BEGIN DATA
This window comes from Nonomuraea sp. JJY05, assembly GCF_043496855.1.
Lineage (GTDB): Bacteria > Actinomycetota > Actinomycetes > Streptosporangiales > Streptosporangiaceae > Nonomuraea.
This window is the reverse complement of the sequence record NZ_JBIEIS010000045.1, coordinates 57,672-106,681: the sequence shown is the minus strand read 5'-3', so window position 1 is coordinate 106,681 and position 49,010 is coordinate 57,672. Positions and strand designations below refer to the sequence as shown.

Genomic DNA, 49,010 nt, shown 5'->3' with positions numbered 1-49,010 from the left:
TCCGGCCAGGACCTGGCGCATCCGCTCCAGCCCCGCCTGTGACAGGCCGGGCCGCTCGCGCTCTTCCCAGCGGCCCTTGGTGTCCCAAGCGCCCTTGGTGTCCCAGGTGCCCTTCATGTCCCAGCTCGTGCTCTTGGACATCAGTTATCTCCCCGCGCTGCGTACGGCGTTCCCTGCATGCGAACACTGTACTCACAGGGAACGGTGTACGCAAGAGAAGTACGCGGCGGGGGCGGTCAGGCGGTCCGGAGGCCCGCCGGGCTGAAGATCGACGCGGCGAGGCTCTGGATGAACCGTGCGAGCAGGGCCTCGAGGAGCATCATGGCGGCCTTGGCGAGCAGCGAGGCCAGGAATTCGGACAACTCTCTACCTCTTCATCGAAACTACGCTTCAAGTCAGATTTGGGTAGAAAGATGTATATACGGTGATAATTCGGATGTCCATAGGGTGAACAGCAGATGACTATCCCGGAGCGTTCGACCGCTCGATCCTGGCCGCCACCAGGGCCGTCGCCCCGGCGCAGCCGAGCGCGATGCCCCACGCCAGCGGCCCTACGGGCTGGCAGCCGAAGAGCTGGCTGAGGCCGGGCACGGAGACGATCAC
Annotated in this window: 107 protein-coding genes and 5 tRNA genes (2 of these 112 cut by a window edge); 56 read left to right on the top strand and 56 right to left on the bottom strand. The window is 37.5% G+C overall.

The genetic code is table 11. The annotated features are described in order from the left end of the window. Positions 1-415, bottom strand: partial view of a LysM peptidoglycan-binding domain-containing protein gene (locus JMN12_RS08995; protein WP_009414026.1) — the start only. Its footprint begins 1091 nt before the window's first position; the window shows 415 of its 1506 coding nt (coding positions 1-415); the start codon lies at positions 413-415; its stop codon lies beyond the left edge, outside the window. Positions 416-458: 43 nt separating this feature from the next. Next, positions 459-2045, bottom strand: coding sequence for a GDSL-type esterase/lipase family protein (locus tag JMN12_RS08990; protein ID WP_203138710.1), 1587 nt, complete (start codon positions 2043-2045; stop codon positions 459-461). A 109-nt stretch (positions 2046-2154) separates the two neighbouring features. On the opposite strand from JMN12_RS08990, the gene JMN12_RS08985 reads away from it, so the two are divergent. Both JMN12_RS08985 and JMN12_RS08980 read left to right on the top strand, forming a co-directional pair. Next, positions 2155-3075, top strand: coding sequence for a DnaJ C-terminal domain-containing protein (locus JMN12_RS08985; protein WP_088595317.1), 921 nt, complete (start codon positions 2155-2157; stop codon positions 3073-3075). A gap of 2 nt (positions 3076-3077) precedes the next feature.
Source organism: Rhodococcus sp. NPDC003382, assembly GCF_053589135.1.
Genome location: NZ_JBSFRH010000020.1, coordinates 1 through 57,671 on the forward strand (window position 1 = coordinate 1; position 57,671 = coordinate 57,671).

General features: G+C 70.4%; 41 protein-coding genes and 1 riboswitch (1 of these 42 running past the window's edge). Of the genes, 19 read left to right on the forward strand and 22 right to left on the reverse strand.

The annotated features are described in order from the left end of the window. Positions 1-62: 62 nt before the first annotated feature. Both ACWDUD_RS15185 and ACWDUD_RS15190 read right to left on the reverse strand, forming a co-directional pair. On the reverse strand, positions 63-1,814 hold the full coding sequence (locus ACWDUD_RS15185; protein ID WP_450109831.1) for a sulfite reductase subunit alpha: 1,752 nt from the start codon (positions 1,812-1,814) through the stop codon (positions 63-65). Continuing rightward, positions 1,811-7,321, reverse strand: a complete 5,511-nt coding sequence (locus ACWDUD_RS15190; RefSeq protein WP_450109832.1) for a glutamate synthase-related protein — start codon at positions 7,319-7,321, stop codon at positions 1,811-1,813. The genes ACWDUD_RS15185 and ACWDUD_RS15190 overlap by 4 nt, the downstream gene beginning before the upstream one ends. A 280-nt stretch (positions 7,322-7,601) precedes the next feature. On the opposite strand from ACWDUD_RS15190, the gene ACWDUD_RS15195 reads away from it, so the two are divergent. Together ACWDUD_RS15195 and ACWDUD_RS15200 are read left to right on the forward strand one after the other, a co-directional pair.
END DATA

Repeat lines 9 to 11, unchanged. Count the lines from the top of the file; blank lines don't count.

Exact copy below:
Genome location: NZ_JBSFRH010000020.1, coordinates 1 through 57,671 on the forward strand (window position 1 = coordinate 1; position 57,671 = coordinate 57,671).

General features: G+C 70.4%; 41 protein-coding genes and 1 riboswitch (1 of these 42 running past the window's edge). Of the genes, 19 read left to right on the forward strand and 22 right to left on the reverse strand.

The annotated features are described in order from the left end of the window. Positions 1-62: 62 nt before the first annotated feature. Both ACWDUD_RS15185 and ACWDUD_RS15190 read right to left on the reverse strand, forming a co-directional pair. On the reverse strand, positions 63-1,814 hold the full coding sequence (locus ACWDUD_RS15185; protein ID WP_450109831.1) for a sulfite reductase subunit alpha: 1,752 nt from the start codon (positions 1,812-1,814) through the stop codon (positions 63-65). Continuing rightward, positions 1,811-7,321, reverse strand: a complete 5,511-nt coding sequence (locus ACWDUD_RS15190; RefSeq protein WP_450109832.1) for a glutamate synthase-related protein — start codon at positions 7,319-7,321, stop codon at positions 1,811-1,813. The genes ACWDUD_RS15185 and ACWDUD_RS15190 overlap by 4 nt, the downstream gene beginning before the upstream one ends. A 280-nt stretch (positions 7,322-7,601) precedes the next feature. On the opposite strand from ACWDUD_RS15190, the gene ACWDUD_RS15195 reads away from it, so the two are divergent. Together ACWDUD_RS15195 and ACWDUD_RS15200 are read left to right on the forward strand one after the other, a co-directional pair.